The race between the Cheltenham betting guides
It’s a two-horse race between the Cheltenhm Festival betting guides
In the search for winners at the Cheltenham Festival, all manner of advice and guidance is available, to such an extent that it has spawned a mini-industry – a major part of which are the annual guides published by racing’s media.
To help you spend your money wisely, should you be thinking of investing in one of the Festival betting guides, here’s a look at what’s on offer.
That said, this year the field is reduced to two, as the Cheltenham Betting Guide compiled by Matt Tombs and published last year by Timeform, appears not to have made it to the start.
Which leaves the Racing Post and Weatherbys to battle it out for the honours with their two paperback books.
The Racing Post Cheltenham Festival Guide 2020 (£12.99), edited by Nick Pulford, is divided into two parts. The first features a look at the four days from different angles and by different contributors.
So, there’s a tipster forum, Q&A with bookmakers, and the views of Richard Birch, David Jennings and Nick Watts, with Alan Sweetman providing the Irish angle. RP Ratings and Topspeed get a look in, along with big-race trends and analysis of the major contests. There’s also analysis of the big stables.
The second half of the book is very much the work of Paul Kealy. Day-by-day and race-by-race he profiles the key players in the main contests, giving each one a star rating, plus a final race verdict. Jockey and trainer views intersperse the profiles
Every race is supported by 10-year trends, and horses to watch are pinpointed for the remaining events.
The Cheltenham Festival Betting Guide 2020 from Wetherbys (£15.95), now into its 21st year, doesn’t hang about, getting into its race-by-race coverage.
It begins on page 18, with writer Paul Ferguson providing extensive commentary for each race, primarily based on trends, picking out what’s significant for each race, from ratings and course form to trainers to note and market forces.
For every race there is a summary of the key trends, and, for the main contests, there are profiles for half-a-dozen leading contenders.
Each day is summed-up by detailed contributions from Matt Bocklebank, Rory Delargy and Ben Linfoot. There’s also a look at the Irish contenders by Donn McClean.
Throughout the guide, there are pages devoted to such topics as bankers, bumpers, course characteristics, and time figures.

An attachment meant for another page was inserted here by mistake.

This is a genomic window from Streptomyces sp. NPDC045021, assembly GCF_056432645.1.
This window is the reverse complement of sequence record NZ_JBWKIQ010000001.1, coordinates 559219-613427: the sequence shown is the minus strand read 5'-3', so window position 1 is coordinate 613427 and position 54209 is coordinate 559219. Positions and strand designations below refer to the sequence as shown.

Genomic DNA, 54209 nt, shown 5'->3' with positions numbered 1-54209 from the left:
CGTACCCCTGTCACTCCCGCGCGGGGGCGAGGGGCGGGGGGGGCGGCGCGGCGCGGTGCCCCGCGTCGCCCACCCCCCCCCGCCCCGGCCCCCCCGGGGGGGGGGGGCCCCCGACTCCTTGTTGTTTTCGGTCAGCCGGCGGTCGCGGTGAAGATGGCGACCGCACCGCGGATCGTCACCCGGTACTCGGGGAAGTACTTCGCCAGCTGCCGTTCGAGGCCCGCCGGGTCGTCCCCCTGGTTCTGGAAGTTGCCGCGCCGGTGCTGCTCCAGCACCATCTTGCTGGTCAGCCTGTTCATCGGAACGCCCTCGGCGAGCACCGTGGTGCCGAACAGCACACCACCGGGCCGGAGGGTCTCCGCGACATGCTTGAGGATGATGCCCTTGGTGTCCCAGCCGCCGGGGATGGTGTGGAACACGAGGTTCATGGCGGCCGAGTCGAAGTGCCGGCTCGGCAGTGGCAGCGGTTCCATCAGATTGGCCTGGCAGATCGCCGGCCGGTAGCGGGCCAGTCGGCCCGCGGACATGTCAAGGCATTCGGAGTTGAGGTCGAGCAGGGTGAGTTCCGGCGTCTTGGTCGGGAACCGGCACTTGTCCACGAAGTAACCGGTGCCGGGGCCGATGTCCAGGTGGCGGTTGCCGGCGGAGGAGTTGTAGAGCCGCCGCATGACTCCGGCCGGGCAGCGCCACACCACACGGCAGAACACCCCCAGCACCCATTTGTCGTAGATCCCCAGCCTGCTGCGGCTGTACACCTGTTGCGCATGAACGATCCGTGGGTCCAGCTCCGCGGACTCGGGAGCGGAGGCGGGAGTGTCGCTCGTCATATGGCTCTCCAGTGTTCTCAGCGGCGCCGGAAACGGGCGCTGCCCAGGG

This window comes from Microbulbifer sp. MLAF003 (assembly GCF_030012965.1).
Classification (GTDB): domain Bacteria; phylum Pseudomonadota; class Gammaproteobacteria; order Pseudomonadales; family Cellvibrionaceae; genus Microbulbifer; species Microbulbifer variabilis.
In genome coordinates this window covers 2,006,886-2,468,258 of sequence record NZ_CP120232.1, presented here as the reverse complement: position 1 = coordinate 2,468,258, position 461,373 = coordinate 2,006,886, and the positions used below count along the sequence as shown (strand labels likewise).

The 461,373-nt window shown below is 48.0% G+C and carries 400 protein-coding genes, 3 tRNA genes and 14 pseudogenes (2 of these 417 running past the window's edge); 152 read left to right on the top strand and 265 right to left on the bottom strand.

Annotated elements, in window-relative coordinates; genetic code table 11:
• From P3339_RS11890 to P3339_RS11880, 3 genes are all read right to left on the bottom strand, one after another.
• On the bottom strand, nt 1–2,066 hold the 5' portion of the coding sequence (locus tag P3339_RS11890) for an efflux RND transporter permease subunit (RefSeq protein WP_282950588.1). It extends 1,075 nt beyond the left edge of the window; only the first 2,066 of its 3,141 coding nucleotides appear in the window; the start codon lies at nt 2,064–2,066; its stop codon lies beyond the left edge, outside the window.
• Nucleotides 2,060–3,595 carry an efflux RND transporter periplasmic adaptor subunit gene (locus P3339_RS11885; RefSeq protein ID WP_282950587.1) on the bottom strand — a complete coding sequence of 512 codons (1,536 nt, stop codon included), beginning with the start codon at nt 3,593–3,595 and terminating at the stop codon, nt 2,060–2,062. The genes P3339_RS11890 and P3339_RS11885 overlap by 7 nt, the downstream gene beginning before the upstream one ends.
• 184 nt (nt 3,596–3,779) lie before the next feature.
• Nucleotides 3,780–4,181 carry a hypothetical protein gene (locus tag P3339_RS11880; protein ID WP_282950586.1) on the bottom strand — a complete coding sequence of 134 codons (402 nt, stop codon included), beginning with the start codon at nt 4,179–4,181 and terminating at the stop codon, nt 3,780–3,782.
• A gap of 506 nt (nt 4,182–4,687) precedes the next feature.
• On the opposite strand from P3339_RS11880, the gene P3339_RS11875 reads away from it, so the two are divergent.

There’s also a significant extra with a Grand National Betting Guide focusing on a dozen of the Aintree races.
So is there a winner of this two-horse race?
The Wetherby guide is a bit jumbled and seems to have even confused the publishers who say that a section on Handicap Winners is on page 34. It isn’t.
There’s a huge amount of detail but the text is a bit dense in places and there’s inconsistent use of headings from race to race. You’ll need to invest a bit time to glean all the gems of wisdom from its pages.
The structure of the Racing Post guide is much more straightforward, and the priority is to examine the horses rather than the trends.
Notwithstanding the bonus of the Aintree coverage in the Wetherby’s guide, it’s the clarity of the Racing Post guide that wins the race by a short-head.
♦ A different format is Cheltenham: The Ultimate Guide from the Racing Post
As a newspaper, it enjoys a later press time, which means it has almost all the entries in racecard format, and provides Racing Post Form.
And, like the Post’s Betting Guide, it draws on its regular contributors to select their best three horses in each race, with a short piece on their thinking. Major races contain extensive horse-by-horse profiles, and 10-year trends are a prominent feature.
There are also supporting feature articles to complete the package. At £3.75 it offers great value and is the preferred guide.
More for Cheltenham
Key runners in the Festival championship races http://wp.me/p8e3Dl-3vE
Key runners in the Grade 1 novice races http://wp.me/p8e3Dl-3vh
Key runners in the Festival handicaps http://wp.me/p8e3Dl-3vs
Festival jockey stats http://wp.me/p8e3Dl-3uo
The Cheltenham Festival Betting Guides http://wp.me/p8e3Dl-3xl
The Secret Racegoer plans a Festival shopping spree http://wp.me/s8e3Dl-13518
Gary McKenzie’s early look: novice races http://wp.me/p8e3Dl-3r1
DC’s Each Way Cheltenham Festival Lucky 15 http://wp.me/p8e3Dl-3pY
Cheltenham Festival Preview Nights http://wp.me/p8e3Dl-3oD
Cheltenham: the early years http://wp.me/p8e3Dl-1EQ
Getting to Cheltenham http://wp.me/P8e3Dl-h4